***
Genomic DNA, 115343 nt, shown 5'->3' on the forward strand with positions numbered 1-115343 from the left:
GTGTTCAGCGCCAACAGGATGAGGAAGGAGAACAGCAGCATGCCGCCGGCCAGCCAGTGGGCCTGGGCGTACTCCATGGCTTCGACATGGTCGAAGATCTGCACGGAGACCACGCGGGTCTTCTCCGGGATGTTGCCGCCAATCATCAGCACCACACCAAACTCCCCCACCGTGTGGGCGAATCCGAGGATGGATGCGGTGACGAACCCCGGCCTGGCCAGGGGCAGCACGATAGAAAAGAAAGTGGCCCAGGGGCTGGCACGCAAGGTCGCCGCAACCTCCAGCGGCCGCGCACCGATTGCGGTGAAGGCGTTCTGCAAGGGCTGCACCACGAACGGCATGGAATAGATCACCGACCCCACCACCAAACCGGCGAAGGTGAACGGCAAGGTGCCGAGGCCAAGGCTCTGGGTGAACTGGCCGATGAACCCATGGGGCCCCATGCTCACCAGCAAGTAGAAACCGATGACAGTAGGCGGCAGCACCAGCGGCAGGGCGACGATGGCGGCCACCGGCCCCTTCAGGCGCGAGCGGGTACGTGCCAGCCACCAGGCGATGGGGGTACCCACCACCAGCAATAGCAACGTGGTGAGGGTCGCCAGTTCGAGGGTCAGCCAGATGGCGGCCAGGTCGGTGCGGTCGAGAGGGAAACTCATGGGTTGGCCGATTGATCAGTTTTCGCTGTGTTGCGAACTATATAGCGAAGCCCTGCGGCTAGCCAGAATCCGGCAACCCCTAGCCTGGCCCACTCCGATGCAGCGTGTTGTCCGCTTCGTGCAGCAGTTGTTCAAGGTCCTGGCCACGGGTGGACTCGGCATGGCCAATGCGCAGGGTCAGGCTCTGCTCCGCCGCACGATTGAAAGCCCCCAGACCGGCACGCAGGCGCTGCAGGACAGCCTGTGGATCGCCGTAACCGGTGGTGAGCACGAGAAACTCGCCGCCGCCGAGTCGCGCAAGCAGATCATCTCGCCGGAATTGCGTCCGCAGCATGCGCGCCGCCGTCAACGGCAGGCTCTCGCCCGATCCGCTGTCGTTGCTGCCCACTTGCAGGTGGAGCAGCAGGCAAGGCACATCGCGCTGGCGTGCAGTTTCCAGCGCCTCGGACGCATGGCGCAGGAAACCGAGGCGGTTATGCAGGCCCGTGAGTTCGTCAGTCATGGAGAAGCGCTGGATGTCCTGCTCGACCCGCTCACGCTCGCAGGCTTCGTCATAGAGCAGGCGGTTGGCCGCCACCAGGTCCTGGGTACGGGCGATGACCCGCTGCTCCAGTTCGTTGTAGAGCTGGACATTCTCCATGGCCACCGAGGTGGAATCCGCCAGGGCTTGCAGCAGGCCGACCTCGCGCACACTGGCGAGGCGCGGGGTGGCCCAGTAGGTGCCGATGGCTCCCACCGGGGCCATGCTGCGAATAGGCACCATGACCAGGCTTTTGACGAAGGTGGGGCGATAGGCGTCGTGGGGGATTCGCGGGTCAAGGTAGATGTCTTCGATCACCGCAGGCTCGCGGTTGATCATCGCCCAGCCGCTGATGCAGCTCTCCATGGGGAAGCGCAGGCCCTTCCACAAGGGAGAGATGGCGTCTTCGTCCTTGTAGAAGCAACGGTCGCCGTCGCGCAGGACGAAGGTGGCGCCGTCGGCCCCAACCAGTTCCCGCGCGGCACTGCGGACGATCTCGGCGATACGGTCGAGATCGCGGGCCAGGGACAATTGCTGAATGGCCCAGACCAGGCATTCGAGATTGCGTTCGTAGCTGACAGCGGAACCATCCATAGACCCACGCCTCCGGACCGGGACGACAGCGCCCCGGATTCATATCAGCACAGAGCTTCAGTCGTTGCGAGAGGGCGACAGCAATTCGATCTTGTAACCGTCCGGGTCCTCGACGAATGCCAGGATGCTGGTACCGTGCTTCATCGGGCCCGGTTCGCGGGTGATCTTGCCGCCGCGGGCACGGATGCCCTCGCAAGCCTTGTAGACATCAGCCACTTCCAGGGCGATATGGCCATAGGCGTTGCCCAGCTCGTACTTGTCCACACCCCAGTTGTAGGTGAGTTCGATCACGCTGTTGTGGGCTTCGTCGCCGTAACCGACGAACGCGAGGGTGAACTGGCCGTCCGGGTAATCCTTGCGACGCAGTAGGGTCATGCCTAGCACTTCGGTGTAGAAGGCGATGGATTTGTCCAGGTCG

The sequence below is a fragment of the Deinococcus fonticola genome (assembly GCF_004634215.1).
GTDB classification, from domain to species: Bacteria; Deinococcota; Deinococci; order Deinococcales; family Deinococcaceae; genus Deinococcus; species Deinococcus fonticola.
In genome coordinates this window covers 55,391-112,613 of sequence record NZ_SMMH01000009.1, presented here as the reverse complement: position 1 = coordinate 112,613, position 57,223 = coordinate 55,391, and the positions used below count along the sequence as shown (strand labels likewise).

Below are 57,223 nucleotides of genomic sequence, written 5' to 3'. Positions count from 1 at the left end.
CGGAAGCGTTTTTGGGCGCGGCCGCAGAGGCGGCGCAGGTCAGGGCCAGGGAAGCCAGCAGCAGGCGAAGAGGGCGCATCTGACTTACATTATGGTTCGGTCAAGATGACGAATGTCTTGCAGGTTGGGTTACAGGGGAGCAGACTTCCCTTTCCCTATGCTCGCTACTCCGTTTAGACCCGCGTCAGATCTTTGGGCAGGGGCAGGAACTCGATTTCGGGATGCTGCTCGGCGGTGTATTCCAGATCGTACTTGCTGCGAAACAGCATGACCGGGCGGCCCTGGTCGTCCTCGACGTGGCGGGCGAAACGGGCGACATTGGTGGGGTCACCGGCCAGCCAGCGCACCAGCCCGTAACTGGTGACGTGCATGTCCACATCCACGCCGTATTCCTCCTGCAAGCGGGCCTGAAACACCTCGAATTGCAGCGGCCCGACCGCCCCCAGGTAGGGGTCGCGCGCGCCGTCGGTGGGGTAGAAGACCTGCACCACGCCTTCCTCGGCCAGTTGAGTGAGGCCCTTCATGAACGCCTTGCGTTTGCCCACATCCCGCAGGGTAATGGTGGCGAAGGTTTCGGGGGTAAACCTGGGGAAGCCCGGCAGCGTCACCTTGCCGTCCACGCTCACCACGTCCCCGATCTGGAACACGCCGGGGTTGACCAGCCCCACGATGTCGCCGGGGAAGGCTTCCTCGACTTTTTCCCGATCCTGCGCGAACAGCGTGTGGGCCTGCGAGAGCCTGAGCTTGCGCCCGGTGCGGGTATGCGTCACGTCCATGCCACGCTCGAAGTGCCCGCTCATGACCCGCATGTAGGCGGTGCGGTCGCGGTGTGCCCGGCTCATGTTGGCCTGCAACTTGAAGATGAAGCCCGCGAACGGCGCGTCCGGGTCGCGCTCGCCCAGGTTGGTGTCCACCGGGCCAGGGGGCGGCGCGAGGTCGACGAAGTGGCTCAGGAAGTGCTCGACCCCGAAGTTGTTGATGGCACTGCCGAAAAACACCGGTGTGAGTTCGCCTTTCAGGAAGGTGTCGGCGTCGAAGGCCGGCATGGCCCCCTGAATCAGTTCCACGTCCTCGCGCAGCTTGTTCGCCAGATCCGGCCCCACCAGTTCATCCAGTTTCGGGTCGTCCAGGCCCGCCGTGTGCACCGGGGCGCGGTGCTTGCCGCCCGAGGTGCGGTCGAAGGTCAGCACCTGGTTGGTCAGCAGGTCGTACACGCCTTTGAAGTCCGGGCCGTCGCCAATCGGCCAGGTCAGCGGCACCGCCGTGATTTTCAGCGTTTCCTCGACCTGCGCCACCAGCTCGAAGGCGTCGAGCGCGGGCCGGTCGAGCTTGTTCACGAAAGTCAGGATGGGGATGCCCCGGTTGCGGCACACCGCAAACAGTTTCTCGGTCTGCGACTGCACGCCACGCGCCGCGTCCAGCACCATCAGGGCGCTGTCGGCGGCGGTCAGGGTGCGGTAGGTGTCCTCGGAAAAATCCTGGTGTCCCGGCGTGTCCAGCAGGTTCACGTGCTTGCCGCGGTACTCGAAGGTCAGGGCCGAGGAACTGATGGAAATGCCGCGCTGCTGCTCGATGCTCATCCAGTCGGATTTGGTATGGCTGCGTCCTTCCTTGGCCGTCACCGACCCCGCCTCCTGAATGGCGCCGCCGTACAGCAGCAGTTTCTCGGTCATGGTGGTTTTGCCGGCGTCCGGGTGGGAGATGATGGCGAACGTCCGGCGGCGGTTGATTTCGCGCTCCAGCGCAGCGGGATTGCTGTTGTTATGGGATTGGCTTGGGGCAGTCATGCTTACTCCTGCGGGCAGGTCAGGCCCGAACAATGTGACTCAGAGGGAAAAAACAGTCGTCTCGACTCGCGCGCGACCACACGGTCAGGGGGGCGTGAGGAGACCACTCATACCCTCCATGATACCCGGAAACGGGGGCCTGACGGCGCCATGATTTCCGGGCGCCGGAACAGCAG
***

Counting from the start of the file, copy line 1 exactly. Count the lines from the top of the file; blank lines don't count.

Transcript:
Genomic DNA, 115343 nt, shown 5'->3' on the forward strand with positions numbered 1-115343 from the left: